year of production: 2018
country of production: Sweden
director: Olivia Kasterbring, Julia Gumpert, Ulrika Bandeira
director of photography: Josephine Owe
editing: Therese Elfström
festivals: Internationale Kurzfilmtage Winterthur 2018, Filmfest Dresden 2018, Uppsala Short Film Festival 2018, Festival du nouveau cinéma (FNC) 2018, Go Short 2018, Encounters 2018
© images: Juck (Olivia Kasterbring, Julia Gumpert, Ulrika Bandeira)
A rhythmic beat, close up of a celtic skirt, a hand is forming a fist. The mussels are constructing. The pelvis is repeating a strong, rhythmic thrust. Over and over again, the girls synchronously repeat the small but powerful movement of the pelvic thrust, while they exhale in short, fast pushes and draw the viewer into a mantric spell. Lots of scenes in JUCK gain their power from exactly these strong images of physical strength. The female dance group JUCK, which is presented here in a mixture of documentary and fiction, performs in public places. By scratching between their legs or resisting glances, they reveal patterns of male dominance and excite them, reversing them and questioning them in the process. Even the tartan skirts that all girls wear as group uniforms are symbols of male - in the truest sense of the word - phallic freedom.
Expressive scenes of female empowerment are shown with such power that one involuntarily feels the need to join this group as a woman due to the group dynamics. Especially the powerful staging with light and slow motion contributes to the special charisma of the girls. In many scenes of the film they look rigidly into the camera and thus provocatively at the viewer, who cannot avoid their gaze. In these haunting glances lies an unbelievable power, a potential for change, social change. But there is something else in these glances. They keep the viewer away, create an extreme distance and act as power mechanisms. These are the same mechanisms that patriarchy uses.
The more often the camera shows closed image sections in which the girls are seen as a group and in which it becomes clear that they need each other as a group in order to strengthen each other, a doubt arises about the intended effect. One scene in particular is significant, in which the camera shows a whole hall full of women exercising the pelvic thrust movement in military lockstep. The feeling of belonging that is created here is the result of the strength of the group, i.e. the product of a group dynamic. But also through the obvious exclusion of another group, the men. Because only women participate in the new movement - as short video clips show - and only women are actively addressed. Because only women are actively addressed, the film unintentionally clarifies that the female movement of empowerment is a purely female movement, a female theme. But how can social change take place if half of society is not an active part of the discourse?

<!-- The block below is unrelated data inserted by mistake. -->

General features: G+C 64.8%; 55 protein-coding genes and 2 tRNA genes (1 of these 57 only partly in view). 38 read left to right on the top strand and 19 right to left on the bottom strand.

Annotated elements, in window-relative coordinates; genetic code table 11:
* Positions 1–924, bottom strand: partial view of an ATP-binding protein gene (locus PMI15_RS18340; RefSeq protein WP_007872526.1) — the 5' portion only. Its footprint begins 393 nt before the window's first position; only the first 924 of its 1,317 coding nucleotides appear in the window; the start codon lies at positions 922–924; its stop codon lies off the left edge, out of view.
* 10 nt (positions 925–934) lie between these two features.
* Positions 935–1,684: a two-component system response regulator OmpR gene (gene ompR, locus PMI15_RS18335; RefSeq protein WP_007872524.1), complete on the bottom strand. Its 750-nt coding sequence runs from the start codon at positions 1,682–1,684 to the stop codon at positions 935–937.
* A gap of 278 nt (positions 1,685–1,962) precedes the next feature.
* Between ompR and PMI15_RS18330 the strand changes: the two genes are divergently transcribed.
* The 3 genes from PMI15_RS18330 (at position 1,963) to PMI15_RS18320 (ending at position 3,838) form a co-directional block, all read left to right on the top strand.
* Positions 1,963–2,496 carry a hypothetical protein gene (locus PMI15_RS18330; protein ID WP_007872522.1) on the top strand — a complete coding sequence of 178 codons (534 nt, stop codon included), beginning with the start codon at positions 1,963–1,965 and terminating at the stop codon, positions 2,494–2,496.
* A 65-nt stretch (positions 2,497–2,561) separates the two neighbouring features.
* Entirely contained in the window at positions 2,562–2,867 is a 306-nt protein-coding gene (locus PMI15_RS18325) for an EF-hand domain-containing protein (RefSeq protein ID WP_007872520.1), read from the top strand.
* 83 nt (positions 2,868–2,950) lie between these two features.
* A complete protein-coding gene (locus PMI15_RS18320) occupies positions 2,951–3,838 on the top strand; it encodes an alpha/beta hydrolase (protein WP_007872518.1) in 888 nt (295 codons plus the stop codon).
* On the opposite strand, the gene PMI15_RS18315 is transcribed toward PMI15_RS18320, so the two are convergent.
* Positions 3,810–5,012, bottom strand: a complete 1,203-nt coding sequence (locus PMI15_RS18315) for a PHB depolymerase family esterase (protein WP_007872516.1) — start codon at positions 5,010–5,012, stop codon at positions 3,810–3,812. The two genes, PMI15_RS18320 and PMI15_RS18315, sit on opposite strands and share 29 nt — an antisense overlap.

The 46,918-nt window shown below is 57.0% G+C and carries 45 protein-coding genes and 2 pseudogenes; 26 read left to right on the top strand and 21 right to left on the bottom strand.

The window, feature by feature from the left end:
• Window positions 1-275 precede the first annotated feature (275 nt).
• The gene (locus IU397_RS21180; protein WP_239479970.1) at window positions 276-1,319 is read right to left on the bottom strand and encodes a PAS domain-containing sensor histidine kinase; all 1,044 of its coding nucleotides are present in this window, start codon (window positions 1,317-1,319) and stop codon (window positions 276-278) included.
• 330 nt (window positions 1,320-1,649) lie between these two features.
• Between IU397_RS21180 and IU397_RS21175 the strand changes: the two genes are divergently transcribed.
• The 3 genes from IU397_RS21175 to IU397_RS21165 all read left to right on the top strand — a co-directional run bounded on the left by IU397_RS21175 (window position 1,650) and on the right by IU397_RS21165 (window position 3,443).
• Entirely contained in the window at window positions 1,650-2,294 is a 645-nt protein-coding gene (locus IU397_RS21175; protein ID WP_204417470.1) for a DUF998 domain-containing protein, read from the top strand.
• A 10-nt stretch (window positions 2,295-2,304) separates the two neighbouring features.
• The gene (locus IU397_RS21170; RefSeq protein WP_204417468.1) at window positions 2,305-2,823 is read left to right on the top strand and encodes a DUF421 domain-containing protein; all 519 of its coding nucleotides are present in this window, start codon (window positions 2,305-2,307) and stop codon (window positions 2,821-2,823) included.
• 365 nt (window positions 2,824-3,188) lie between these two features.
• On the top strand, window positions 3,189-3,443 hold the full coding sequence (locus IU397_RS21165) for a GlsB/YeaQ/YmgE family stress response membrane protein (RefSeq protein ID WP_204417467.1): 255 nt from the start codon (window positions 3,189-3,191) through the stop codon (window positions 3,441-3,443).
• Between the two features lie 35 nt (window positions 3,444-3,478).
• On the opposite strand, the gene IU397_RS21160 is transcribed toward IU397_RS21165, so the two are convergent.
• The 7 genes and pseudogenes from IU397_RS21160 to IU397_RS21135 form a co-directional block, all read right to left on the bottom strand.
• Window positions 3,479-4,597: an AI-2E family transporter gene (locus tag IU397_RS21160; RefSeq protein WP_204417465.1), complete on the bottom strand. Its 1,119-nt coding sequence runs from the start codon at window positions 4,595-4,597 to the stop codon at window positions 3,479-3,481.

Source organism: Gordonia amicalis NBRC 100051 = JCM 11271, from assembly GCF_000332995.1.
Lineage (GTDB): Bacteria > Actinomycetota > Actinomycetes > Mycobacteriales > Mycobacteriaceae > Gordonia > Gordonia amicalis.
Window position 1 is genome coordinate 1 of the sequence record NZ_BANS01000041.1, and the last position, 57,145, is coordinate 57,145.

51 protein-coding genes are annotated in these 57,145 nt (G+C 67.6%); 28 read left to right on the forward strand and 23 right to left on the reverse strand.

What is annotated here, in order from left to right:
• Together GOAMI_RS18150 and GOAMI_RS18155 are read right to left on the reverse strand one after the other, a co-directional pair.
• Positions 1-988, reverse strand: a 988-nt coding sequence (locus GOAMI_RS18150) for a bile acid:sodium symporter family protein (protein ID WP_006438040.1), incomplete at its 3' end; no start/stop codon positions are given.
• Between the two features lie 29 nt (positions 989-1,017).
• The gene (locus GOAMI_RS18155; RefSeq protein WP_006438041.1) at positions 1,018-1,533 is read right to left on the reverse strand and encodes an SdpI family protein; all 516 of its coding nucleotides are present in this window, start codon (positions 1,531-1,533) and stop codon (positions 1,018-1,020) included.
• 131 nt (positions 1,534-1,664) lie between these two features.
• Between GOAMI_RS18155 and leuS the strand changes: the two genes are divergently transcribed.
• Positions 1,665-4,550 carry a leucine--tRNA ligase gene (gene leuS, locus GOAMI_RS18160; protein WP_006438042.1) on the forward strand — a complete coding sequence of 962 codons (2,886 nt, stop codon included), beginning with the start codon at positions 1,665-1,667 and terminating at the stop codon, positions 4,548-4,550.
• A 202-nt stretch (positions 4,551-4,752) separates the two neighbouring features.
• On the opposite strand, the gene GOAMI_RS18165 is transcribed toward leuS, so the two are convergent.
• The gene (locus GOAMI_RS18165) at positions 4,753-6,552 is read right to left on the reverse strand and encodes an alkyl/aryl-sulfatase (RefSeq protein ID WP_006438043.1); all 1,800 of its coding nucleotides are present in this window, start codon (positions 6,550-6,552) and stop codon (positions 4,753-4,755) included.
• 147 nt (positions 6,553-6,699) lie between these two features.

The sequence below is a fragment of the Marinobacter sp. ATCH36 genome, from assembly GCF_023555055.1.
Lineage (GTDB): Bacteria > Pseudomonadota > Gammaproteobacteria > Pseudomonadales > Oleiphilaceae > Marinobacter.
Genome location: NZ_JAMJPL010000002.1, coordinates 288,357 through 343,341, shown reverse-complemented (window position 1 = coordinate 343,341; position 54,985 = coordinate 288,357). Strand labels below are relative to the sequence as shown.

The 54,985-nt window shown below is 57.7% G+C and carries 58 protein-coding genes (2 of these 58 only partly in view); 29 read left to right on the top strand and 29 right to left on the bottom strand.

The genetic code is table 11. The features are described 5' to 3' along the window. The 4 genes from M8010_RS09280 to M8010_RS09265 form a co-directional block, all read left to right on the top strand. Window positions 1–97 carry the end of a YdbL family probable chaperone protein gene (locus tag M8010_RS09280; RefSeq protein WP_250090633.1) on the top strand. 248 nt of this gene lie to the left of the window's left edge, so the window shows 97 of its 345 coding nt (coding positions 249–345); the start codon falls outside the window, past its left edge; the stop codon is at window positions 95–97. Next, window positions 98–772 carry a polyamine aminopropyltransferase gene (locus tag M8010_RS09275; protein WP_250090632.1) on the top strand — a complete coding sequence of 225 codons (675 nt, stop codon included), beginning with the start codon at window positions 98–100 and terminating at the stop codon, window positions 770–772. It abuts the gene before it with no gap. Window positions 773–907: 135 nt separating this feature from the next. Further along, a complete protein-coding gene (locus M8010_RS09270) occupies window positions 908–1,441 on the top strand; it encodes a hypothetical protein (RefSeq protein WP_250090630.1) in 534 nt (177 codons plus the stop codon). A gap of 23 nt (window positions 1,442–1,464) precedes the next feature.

If I watch feminist films like "Female Pleasure" (R: Barbara Miller; CH, D 2018) in the cinema, the hall is full of women. The only man is the friend of one of the women. The important question that now arises is who is actually to be addressed with the film? All the women in the cinema hall have dealt with the themes of feminism and equality between men and women. The group of society that did not do this is not in the cinema either. So what use is it if we women are aware of the problem, but men are not, because they do not feel addressed by it? Because de facto the feminist discourse in the cinema mostly only appeals to women, because they are the suffering group. Men do not watch such films voluntarily. At least this can be assumed if one considers the percentage of men in the cinema auditorium. What is the reason for this? For example, in the feminist movement we often tend to reproduce a system of exclusion instead of finding new forms of living together. And that's also what "Itch" is about.
Is it really necessary for the power of this movement that men are first excluded from it? And isn't the basic statement behind the exercise of this simple, rhythmic pelvic thrust of the girls, which we all first interpret as an imitation of an expression for male dominance, actually: Male and female are not ontologically fixed terms? The girls address this, but they do not follow this thought, but create a power structure by repeating known patterns of patriarchy, because ultimately it is the power of a certain group that is at stake here again. The power of one group, however, always means the powerlessness of another.
Olivia Kasterbrings, Julia Gumperts and Ulrika Bandeira's film is an important contribution to the relevance of gender issues in today's society; as a reflection that something is happening, but also as a mirror for the fact that our system is still a patriarchal one. However, it should not be forgotten that this movement of empowerment takes place in still consolidated systems of patriarchy and that the expressions we use are expressions of that patriarchy. New thoughts, new concepts would be necessary to break out of this structure. Concepts that do not aim at exclusion and power, but at an equal togetherness. The question that our society must ask itself and that film should also have asked itself is: How can we include man actively into the process without excluding them from the discussion and pointing our fingers on them?Susanne Meisenberg